In some examples, the controller is configured to, for each of the planes, select an unused physical block having a minimum erase count in the physical blocks of the plane based on the block information of the physical blocks of the plane. The controller can then be configured to determine a threshold based on the erase counts of the selected unused physical blocks from the planes. In response to a determination that a selected unused physical block has an erase count larger than the determined threshold, the controller can determine not to select the selected unused physical block for the super block. In response to a determination that a selected unused physical block has an erase count no larger than the determined threshold, the controller can select the selected unused physical block for the super block.

In some examples, the controller is configured to determine a respective sum of valid counts of physical blocks in each of the planes, compare the respective sums of valid counts of the planes, and determine, based on a result of the comparison, whether to select a physical block from one of the planes for the super block. For example, the controller can determine a threshold based on the respective sums of valid counts of the planes. If a plane has a sum of valid counts exceeding the threshold, the controller can determine not to select a physical block from the plane. If a plane has a sum of valid counts no more than the threshold, the controller can determine to select a physical block from the plane.

In some examples, the controller is configured to select a plane from the planes, where the controller picks, in each plane, an unused block with an erase count smaller than other blocks and without a minimum erase delay time in the plane. If one of the picked blocks has an erase count much larger than the other picked blocks and/or has an erase delay time much smaller than the other picked blocks, the controller can determine not to select the unused physical block for the super block.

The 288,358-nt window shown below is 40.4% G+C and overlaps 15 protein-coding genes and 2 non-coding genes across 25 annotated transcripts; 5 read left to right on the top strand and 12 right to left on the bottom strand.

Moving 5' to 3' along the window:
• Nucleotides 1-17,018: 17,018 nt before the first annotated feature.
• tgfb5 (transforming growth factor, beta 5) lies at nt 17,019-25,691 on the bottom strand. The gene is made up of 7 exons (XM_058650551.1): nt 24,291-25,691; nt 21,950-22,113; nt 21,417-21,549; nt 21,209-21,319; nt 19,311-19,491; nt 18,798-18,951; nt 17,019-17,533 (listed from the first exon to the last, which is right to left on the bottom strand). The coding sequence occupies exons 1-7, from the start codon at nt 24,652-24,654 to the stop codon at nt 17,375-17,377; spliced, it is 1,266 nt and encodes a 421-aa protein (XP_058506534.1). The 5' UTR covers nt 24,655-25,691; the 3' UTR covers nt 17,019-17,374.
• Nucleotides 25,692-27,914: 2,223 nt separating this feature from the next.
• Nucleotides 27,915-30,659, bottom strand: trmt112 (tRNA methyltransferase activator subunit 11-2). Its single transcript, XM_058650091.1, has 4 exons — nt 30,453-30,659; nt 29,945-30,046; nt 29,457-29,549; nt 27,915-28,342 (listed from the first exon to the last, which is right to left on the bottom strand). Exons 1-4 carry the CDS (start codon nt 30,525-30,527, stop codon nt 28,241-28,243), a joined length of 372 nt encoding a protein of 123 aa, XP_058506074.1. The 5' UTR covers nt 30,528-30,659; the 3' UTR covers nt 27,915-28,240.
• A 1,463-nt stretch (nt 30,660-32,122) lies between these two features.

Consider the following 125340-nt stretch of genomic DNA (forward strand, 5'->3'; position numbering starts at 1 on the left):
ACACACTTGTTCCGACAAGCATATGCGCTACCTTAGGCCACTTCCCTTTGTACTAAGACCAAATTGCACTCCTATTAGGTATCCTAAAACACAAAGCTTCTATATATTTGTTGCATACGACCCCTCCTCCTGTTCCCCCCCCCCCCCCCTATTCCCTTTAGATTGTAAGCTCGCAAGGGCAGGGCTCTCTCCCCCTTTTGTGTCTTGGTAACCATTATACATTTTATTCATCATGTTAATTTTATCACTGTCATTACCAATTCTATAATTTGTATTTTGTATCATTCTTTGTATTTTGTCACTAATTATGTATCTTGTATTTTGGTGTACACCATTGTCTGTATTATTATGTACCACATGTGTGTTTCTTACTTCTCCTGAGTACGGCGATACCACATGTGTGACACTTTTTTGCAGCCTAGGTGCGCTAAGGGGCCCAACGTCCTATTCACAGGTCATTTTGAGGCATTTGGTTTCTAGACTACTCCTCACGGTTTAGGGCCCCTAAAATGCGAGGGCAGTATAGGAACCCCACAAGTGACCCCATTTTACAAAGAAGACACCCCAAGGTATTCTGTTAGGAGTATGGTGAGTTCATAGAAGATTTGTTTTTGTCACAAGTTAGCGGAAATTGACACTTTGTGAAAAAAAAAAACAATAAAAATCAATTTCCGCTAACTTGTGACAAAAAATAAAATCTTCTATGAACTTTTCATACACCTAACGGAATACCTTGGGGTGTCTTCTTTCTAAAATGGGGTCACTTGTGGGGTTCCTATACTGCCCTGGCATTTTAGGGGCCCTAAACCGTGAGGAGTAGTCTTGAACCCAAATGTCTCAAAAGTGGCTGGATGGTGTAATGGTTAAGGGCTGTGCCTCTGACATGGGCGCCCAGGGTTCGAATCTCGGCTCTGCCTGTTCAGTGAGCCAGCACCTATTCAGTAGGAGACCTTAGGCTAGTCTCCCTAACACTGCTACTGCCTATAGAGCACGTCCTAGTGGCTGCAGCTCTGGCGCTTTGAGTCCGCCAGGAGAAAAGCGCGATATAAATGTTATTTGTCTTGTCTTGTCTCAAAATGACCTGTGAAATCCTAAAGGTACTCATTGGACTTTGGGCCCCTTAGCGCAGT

The super block can be used for storing update data, migrated data or metadata. When the controller determines that the super block is incapable of storing more data, the controller releases the super block into individual data blocks (1406).

The controller picks one or more victim blocks from the planes (1408), e.g., according to one or more strategies. In some examples, in response to a determination that a number of unused blocks in a plane is smaller than a first reclaim threshold, e.g., an emergency reclaim threshold, the controller performs a greedy strategy by picking a physical block with a minimum valid count in one of the planes as a victim block.

In some examples, in response to a determination that a number of unused blocks in the planes is no smaller than a first reclaim threshold and that there is an urgent block, the controller performs an urgent strategy by picking the urgent block as a victim block. The controller can be configured to determine a physical block to be an urgent block by determining at least one of: a program failure happens in the physical block, a number of error bits in the physical block exceeds a first threshold (e.g., a worn-out threshold for an endurance issue), or an error count of the physical block exceeds a second threshold (e.g., a refreshing threshold for a read disturbance and/or retention issue).

In some examples, in response to a determination that a number of unused blocks in the planes is no smaller than a second reclaim threshold, the controller picks a physical block with a weight value exceeding a threshold as a victim block. The weight value of the physical block can be determined based on one or more parameters including block type, valid count, and erase delay time.

In some examples, the controller is configured to select a plane from the planes. The selected plane can have a maximum number of victim blocks among the planes. The selected plane can also have multiple physical blocks each having a weight value smaller than the predetermined threshold. The controller can determine, for each of the multiple physical blocks, a number of victim blocks in the plane that are in a logical to physical (L2P) table same as the block. The controller can pick one with the maximum number of victim blocks in the same L2P table as a victim block.

The controller reclaims the victim blocks to unused blocks (1410). The controller can perform a reclaim operation based on one or more priority policies. The controller can be configured to arrange valid data in one or more victim blocks from one or more planes to be migrated based on the reclaim priority policies, and then migrate the valid data simultaneously to a current data block, e.g., another super block having one or more free super pages. The controller can then erase a victim block having no valid data to obtain an unused physical block.

In some implementations, the controller is configured to determine one or more characteristics of data to be written in the memory. The data can include at least one of data from a device external from the memory, valid data to be migrated from the memory, or metadata associated with the memory. The characteristics can include at least one of a security level, an internal system level, or a level of read & write frequency.